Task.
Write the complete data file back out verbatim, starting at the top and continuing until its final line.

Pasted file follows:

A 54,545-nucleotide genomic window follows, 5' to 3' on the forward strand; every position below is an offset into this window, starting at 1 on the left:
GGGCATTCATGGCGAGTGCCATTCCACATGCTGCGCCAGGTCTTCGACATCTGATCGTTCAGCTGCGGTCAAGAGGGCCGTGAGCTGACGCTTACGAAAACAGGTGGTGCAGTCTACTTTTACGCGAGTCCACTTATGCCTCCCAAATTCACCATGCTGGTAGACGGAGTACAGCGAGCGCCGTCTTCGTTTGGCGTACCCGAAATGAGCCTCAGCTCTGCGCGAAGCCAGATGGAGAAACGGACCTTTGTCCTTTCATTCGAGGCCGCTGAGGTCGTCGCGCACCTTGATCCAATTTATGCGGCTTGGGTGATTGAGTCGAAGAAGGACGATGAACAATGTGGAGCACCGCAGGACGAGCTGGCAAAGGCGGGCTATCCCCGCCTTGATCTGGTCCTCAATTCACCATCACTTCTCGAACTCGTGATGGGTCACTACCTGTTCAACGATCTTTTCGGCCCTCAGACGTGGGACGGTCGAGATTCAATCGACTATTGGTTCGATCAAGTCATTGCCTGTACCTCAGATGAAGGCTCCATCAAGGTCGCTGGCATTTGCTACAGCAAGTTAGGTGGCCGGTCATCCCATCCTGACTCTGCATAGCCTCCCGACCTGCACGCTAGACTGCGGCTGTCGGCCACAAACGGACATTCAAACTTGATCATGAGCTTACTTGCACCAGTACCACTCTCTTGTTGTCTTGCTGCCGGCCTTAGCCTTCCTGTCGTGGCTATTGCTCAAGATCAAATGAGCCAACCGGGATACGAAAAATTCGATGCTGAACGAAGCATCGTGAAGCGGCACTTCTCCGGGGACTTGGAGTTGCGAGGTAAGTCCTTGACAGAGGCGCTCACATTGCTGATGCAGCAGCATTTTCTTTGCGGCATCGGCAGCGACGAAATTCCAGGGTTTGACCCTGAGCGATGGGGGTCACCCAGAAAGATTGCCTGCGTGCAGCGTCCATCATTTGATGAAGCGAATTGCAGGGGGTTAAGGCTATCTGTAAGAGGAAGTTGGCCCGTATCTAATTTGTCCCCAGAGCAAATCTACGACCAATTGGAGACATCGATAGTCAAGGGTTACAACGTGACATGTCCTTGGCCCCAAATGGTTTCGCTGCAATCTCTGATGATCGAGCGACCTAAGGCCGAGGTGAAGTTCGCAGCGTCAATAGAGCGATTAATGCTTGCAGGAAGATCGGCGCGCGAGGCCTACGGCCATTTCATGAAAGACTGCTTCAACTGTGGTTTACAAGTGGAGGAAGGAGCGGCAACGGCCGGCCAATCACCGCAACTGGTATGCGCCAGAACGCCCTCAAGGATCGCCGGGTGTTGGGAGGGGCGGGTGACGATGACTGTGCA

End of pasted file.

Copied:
A 54,545-nucleotide genomic window follows, 5' to 3' on the forward strand; every position below is an offset into this window, starting at 1 on the left:
GGGCATTCATGGCGAGTGCCATTCCACATGCTGCGCCAGGTCTTCGACATCTGATCGTTCAGCTGCGGTCAAGAGGGCCGTGAGCTGACGCTTACGAAAACAGGTGGTGCAGTCTACTTTTACGCGAGTCCACTTATGCCTCCCAAATTCACCATGCTGGTAGACGGAGTACAGCGAGCGCCGTCTTCGTTTGGCGTACCCGAAATGAGCCTCAGCTCTGCGCGAAGCCAGATGGAGAAACGGACCTTTGTCCTTTCATTCGAGGCCGCTGAGGTCGTCGCGCACCTTGATCCAATTTATGCGGCTTGGGTGATTGAGTCGAAGAAGGACGATGAACAATGTGGAGCACCGCAGGACGAGCTGGCAAAGGCGGGCTATCCCCGCCTTGATCTGGTCCTCAATTCACCATCACTTCTCGAACTCGTGATGGGTCACTACCTGTTCAACGATCTTTTCGGCCCTCAGACGTGGGACGGTCGAGATTCAATCGACTATTGGTTCGATCAAGTCATTGCCTGTACCTCAGATGAAGGCTCCATCAAGGTCGCTGGCATTTGCTACAGCAAGTTAGGTGGCCGGTCATCCCATCCTGACTCTGCATAGCCTCCCGACCTGCACGCTAGACTGCGGCTGTCGGCCACAAACGGACATTCAAACTTGATCATGAGCTTACTTGCACCAGTACCACTCTCTTGTTGTCTTGCTGCCGGCCTTAGCCTTCCTGTCGTGGCTATTGCTCAAGATCAAATGAGCCAACCGGGATACGAAAAATTCGATGCTGAACGAAGCATCGTGAAGCGGCACTTCTCCGGGGACTTGGAGTTGCGAGGTAAGTCCTTGACAGAGGCGCTCACATTGCTGATGCAGCAGCATTTTCTTTGCGGCATCGGCAGCGACGAAATTCCAGGGTTTGACCCTGAGCGATGGGGGTCACCCAGAAAGATTGCCTGCGTGCAGCGTCCATCATTTGATGAAGCGAATTGCAGGGGGTTAAGGCTATCTGTAAGAGGAAGTTGGCCCGTATCTAATTTGTCCCCAGAGCAAATCTACGACCAATTGGAGACATCGATAGTCAAGGGTTACAACGTGACATGTCCTTGGCCCCAAATGGTTTCGCTGCAATCTCTGATGATCGAGCGACCTAAGGCCGAGGTGAAGTTCGCAGCGTCAATAGAGCGATTAATGCTTGCAGGAAGATCGGCGCGCGAGGCCTACGGCCATTTCATGAAAGACTGCTTCAACTGTGGTTTACAAGTGGAGGAAGGAGCGGCAACGGCCGGCCAATCACCGCAACTGGTATGCGCCAGAACGCCCTCAAGGATCGCCGGGTGTTGGGAGGGGCGGGTGACGATGACTGTGCA